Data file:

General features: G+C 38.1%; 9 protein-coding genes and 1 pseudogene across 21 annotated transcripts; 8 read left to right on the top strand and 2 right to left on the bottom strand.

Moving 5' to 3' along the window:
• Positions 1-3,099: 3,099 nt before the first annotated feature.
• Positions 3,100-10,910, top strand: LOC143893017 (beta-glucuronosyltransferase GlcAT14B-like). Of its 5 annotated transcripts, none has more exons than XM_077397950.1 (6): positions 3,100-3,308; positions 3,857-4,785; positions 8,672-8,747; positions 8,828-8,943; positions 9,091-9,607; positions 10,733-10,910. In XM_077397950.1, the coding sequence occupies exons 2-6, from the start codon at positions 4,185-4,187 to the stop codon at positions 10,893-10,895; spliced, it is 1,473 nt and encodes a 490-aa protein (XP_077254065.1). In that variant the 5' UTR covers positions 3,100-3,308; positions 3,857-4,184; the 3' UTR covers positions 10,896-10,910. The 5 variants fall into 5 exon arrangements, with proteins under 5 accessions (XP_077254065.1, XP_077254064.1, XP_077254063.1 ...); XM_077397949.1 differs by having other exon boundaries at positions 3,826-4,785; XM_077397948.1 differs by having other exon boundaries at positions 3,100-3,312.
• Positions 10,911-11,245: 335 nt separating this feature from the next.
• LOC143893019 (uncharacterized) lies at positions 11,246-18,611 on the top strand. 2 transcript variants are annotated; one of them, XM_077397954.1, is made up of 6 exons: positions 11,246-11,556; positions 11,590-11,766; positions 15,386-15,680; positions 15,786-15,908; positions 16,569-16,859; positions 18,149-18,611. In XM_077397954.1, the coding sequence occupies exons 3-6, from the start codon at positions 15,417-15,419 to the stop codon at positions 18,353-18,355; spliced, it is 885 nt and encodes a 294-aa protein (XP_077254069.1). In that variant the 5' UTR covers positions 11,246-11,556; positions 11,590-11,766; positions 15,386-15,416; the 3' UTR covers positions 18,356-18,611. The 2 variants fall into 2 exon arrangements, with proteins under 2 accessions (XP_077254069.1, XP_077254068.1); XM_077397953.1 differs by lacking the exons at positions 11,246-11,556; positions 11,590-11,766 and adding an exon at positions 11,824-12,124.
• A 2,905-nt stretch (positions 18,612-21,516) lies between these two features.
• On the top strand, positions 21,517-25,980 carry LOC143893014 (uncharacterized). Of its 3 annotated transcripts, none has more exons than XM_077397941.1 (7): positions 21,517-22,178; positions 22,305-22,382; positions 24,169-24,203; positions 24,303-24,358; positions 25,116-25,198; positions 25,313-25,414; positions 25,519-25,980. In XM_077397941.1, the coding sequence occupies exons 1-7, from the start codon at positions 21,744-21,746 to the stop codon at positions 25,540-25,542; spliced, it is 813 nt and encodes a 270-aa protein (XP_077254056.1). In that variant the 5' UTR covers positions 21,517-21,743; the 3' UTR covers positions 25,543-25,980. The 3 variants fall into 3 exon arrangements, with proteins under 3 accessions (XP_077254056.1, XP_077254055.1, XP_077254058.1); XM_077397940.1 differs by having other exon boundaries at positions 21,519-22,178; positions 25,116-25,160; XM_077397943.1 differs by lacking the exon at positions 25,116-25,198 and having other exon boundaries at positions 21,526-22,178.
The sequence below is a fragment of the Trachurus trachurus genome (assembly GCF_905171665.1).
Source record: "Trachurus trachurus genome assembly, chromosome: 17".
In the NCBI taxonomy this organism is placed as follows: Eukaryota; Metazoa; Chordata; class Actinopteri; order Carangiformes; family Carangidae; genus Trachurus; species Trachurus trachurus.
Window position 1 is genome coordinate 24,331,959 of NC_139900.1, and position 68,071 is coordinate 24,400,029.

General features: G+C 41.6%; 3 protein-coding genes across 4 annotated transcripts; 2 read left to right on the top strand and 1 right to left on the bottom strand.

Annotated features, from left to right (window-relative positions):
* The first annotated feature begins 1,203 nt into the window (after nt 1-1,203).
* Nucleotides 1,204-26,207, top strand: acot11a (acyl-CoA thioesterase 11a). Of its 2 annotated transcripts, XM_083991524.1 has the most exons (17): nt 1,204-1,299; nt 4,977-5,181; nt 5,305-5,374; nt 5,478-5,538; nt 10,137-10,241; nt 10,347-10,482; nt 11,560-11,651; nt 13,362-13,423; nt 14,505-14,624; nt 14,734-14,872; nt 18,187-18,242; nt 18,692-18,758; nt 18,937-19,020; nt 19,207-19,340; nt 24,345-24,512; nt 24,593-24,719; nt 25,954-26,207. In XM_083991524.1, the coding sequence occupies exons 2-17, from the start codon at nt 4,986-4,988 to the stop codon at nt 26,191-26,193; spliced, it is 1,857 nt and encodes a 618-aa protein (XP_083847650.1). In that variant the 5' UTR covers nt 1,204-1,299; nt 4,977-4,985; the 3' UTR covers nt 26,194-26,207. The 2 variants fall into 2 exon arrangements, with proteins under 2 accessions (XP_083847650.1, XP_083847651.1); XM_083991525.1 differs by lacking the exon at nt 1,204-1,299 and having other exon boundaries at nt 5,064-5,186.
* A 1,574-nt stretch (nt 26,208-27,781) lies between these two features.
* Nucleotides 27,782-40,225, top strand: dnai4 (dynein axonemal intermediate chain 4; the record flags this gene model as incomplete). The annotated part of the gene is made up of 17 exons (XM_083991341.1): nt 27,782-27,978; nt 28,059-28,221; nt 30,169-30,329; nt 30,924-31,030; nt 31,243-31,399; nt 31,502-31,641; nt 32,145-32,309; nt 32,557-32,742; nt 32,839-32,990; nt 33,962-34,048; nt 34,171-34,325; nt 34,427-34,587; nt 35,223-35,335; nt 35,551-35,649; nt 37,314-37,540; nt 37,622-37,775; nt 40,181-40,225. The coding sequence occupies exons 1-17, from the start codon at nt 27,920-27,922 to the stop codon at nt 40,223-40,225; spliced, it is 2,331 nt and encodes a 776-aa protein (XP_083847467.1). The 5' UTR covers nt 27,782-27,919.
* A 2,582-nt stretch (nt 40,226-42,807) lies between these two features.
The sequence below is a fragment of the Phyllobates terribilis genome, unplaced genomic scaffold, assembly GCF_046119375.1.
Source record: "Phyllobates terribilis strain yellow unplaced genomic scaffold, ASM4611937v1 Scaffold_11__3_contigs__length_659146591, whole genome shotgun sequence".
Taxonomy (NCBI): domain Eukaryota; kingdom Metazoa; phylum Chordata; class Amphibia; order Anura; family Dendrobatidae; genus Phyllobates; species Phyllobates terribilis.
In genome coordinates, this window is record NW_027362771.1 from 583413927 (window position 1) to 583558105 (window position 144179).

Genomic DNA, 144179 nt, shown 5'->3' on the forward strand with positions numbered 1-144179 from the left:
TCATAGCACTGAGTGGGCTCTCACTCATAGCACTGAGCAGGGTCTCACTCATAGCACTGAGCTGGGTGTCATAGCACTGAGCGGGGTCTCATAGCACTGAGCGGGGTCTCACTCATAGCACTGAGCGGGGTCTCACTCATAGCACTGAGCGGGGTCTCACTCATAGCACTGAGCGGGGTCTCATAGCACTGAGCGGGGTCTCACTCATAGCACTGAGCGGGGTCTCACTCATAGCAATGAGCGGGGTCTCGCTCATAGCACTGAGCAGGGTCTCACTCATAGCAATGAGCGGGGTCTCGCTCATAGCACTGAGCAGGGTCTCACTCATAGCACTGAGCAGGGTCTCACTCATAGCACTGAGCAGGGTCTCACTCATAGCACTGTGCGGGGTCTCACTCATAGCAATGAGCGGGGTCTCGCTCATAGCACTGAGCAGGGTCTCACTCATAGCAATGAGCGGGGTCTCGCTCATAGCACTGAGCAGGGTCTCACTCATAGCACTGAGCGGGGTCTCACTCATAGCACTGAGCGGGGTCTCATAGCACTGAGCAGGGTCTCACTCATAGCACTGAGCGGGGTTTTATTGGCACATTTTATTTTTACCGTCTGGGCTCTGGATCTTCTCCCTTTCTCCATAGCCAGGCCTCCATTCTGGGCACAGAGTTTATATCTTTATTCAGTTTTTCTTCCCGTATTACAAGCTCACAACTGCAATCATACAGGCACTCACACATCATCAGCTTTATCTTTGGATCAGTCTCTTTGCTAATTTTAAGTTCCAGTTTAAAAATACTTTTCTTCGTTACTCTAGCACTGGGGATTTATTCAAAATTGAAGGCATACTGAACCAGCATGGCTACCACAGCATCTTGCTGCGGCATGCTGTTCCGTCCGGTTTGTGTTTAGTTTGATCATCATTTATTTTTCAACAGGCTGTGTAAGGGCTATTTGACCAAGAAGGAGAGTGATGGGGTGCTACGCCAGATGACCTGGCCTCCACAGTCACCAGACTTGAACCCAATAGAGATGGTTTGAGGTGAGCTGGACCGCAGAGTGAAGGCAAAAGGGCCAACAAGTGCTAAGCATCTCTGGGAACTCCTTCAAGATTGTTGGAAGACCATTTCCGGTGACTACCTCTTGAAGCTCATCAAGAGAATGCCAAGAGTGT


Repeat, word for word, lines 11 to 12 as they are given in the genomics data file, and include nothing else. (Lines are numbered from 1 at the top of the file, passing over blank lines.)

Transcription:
In the NCBI taxonomy this organism is placed as follows: Eukaryota; Metazoa; Chordata; class Actinopteri; order Carangiformes; family Carangidae; genus Trachurus; species Trachurus trachurus.
Window position 1 is genome coordinate 24,331,959 of NC_139900.1, and position 68,071 is coordinate 24,400,029.